As the vapour pressure in the vessel increases or if the tank metal which is not in contact with liquid (the upper part of the tank) loses its strength as it is heated up. We move towards the big nasty bang.

If the container has some form of pressure release valve then it may delay the blast, but each time a recloseable valve shuts the tank will have a larger head space with no liquid to cool the metal. So if you ever see a propane tank venting gas during a fire, then I would advise you to retreat quickly as this is a sign that you may be heading towards the big bang.

If the pressure spikes and breaks the tank or if the tank weakens and tears then the same thing happens next. As the tank opens the pressure in the tank starts to drop. The hot liquid in the tank now starts to boil violently which maintains the high pressure. This boiling of the liquid will help to convert heat energy in the mechanical energy of the explosion.

The tank will tear further and in some cases the ends fly off at a great speed as both liquid and gas spews out of the tank. This is why the BLEVE is called a Boiling Liquid Expanding Vapour Explosion, I have read that some fire-fighters have some silly names for this class of explosion but you lot are too mature and sensible to want to use the silly joke names.

After the BLEVE you need to consider what happens to the gas and liquid which has been released by the breaking of the container. In the case of a propane tank I suspect that the original fire which overheating the tank will then ignite the fuel and cause a fuel/air explosion which I think will be mechanically more gentle but thermally harsher than the BLEVE. I have been told that the heat radiated from the cloud of burning gas can ignite fuels (clothing, grass, wood, trees etc) at great distances.

In the case of the trimethyl phosphite tank things could get very ugly. Trimethyl phosphite is toxic and I am sure it will also burn. So you should expect to be both gassed out with trimethyl phosphite and scorched when such a tank bursts in a BLEVE. My advice with a trimethyl phosphite tank in a fire is to escape from the scene !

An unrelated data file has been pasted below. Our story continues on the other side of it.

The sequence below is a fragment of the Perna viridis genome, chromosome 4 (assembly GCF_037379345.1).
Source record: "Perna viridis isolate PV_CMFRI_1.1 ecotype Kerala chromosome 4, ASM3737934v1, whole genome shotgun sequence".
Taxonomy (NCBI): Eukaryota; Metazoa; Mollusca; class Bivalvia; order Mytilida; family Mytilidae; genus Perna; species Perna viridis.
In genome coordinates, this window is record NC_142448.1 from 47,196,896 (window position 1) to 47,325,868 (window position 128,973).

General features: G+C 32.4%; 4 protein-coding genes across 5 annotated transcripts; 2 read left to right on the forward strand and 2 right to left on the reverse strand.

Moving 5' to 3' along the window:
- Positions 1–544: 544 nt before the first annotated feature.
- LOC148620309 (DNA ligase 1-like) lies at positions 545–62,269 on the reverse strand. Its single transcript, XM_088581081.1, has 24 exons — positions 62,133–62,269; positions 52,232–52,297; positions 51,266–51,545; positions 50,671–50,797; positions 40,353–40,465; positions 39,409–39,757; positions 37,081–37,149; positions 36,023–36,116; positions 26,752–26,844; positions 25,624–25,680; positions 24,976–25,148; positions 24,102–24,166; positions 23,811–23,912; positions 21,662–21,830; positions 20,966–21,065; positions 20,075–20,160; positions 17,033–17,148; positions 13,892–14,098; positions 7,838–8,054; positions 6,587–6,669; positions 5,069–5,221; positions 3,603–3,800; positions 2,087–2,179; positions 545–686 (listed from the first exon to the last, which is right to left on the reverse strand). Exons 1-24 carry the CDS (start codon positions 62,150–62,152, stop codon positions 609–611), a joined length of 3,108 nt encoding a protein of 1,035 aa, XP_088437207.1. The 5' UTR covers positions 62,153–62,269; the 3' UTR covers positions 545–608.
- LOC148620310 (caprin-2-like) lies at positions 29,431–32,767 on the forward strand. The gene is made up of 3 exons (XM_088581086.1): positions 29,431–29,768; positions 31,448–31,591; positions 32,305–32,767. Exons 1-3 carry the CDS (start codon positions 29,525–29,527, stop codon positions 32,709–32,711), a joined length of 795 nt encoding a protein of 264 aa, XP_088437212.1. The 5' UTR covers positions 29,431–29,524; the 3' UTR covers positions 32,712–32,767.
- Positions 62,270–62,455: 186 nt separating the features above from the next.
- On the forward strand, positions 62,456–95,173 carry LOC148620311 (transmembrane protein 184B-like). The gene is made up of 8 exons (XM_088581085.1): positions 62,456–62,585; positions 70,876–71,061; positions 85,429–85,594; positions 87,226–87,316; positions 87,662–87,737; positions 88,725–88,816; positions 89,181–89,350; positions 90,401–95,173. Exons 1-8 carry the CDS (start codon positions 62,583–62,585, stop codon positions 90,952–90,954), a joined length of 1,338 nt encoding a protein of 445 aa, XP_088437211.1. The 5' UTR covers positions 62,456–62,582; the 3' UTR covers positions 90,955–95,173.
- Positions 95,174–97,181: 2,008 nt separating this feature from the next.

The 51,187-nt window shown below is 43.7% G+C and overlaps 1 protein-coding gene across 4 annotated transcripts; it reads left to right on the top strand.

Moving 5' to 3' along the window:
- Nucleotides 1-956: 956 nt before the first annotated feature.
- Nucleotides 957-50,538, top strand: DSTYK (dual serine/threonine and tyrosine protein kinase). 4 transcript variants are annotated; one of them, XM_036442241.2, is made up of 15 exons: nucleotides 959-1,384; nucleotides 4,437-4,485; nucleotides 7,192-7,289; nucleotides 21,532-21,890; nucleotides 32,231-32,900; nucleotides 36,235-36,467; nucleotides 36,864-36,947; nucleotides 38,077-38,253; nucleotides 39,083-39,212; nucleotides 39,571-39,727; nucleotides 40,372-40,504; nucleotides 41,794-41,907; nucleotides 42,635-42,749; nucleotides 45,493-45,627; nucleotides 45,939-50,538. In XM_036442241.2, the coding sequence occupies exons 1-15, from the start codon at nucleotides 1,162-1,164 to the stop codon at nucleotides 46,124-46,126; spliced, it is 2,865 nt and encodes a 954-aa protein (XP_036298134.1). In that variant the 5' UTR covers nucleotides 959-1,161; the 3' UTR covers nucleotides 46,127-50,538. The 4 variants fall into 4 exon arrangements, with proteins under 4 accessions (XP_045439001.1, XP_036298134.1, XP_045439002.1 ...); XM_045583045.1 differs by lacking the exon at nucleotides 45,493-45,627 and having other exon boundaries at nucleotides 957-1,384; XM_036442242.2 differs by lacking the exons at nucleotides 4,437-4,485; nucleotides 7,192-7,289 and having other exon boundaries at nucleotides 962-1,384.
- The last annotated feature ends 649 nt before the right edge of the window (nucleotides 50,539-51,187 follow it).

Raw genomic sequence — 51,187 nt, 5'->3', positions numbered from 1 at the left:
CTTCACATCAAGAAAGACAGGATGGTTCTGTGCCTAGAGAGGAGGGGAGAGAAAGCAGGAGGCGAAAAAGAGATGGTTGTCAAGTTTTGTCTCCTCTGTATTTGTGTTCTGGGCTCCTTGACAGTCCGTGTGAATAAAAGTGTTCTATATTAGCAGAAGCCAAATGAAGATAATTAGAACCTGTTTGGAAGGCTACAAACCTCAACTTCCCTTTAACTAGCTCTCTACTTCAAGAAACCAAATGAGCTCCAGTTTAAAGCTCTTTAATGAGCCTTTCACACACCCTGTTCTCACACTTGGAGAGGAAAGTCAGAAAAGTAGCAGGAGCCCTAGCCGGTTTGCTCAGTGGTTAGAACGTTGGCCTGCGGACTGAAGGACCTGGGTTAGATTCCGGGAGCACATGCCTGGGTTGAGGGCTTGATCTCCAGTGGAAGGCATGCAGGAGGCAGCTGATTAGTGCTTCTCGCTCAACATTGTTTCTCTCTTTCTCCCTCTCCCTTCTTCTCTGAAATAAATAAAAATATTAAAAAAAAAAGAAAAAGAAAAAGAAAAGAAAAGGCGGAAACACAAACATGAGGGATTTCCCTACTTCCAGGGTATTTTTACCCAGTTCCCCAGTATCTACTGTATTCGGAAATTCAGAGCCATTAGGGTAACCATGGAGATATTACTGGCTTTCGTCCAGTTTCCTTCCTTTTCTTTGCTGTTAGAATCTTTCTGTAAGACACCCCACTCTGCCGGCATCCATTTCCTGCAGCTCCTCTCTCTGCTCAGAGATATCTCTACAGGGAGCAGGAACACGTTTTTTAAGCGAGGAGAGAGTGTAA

The Chernobyl BLEVE would have released a large amount of steam, the steam would have boiled alive anyone who was near the pile cap (top of the reactor). The bursting container would have also released the hydrogen which was formed by the exothermic reaction of zirconium metal with the water.

I am not sure if the hot graphite would have started to react with the water to form carbon monoxide and hydrogen, this is an endothermic reaction but it would have been handicapped by the fact that the graphite has a low surface area when compared with the coal/coke which was normally used for this reaction in UK gas works back in the day when town gas was used rather than methane gas.

So lets ignore the reaction between the carbon and the water

I think that the most significant thing at Chernobyl would have been how the rush of steam and water up through the fuel channels would have been exerting large forces on the fuel elements. These forces would have been tearing open the fuel from its cladding and smashing pellets into smaller particles. I suspect that this accounted for much of the release of fuel which occurred at Chernobyl.

As no explosion occurred inside the reactor pressure vessels at Fukushima, I think we can expect that the dire rain of fuel particles which occurred during the Chernobyl accident did not occur at Fukushima.